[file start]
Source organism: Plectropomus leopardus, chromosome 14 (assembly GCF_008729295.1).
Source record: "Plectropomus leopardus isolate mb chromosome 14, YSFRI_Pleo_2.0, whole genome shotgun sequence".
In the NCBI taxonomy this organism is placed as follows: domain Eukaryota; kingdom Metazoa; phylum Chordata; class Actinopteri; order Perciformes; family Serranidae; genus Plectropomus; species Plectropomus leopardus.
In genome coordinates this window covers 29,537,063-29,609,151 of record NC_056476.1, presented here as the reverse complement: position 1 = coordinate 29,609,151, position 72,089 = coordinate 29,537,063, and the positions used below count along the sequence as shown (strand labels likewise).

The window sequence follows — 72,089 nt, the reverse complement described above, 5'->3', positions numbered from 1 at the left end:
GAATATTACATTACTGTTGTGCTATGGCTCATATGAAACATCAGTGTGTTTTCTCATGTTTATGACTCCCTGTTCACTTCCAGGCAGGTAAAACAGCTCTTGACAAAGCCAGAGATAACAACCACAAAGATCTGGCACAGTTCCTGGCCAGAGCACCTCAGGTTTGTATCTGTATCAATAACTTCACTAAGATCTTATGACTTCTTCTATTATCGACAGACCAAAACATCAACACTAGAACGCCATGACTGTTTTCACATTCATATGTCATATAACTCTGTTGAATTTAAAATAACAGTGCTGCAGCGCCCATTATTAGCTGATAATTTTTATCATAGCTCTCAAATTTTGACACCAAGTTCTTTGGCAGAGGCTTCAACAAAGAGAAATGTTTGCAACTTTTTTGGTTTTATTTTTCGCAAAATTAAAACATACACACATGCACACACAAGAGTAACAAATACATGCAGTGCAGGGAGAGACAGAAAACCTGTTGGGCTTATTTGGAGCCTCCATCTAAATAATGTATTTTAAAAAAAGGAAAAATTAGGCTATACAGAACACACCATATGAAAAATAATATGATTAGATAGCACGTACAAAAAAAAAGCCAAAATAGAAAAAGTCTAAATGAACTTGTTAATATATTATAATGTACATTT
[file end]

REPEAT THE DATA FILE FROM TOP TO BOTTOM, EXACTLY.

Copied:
Source organism: Plectropomus leopardus, chromosome 14 (assembly GCF_008729295.1).
Source record: "Plectropomus leopardus isolate mb chromosome 14, YSFRI_Pleo_2.0, whole genome shotgun sequence".
In the NCBI taxonomy this organism is placed as follows: domain Eukaryota; kingdom Metazoa; phylum Chordata; class Actinopteri; order Perciformes; family Serranidae; genus Plectropomus; species Plectropomus leopardus.
In genome coordinates this window covers 29,537,063-29,609,151 of record NC_056476.1, presented here as the reverse complement: position 1 = coordinate 29,609,151, position 72,089 = coordinate 29,537,063, and the positions used below count along the sequence as shown (strand labels likewise).

The window sequence follows — 72,089 nt, the reverse complement described above, 5'->3', positions numbered from 1 at the left end:
GAATATTACATTACTGTTGTGCTATGGCTCATATGAAACATCAGTGTGTTTTCTCATGTTTATGACTCCCTGTTCACTTCCAGGCAGGTAAAACAGCTCTTGACAAAGCCAGAGATAACAACCACAAAGATCTGGCACAGTTCCTGGCCAGAGCACCTCAGGTTTGTATCTGTATCAATAACTTCACTAAGATCTTATGACTTCTTCTATTATCGACAGACCAAAACATCAACACTAGAACGCCATGACTGTTTTCACATTCATATGTCATATAACTCTGTTGAATTTAAAATAACAGTGCTGCAGCGCCCATTATTAGCTGATAATTTTTATCATAGCTCTCAAATTTTGACACCAAGTTCTTTGGCAGAGGCTTCAACAAAGAGAAATGTTTGCAACTTTTTTGGTTTTATTTTTCGCAAAATTAAAACATACACACATGCACACACAAGAGTAACAAATACATGCAGTGCAGGGAGAGACAGAAAACCTGTTGGGCTTATTTGGAGCCTCCATCTAAATAATGTATTTTAAAAAAAGGAAAAATTAGGCTATACAGAACACACCATATGAAAAATAATATGATTAGATAGCACGTACAAAAAAAAAGCCAAAATAGAAAAAGTCTAAATGAACTTGTTAATATATTATAATGTACATTT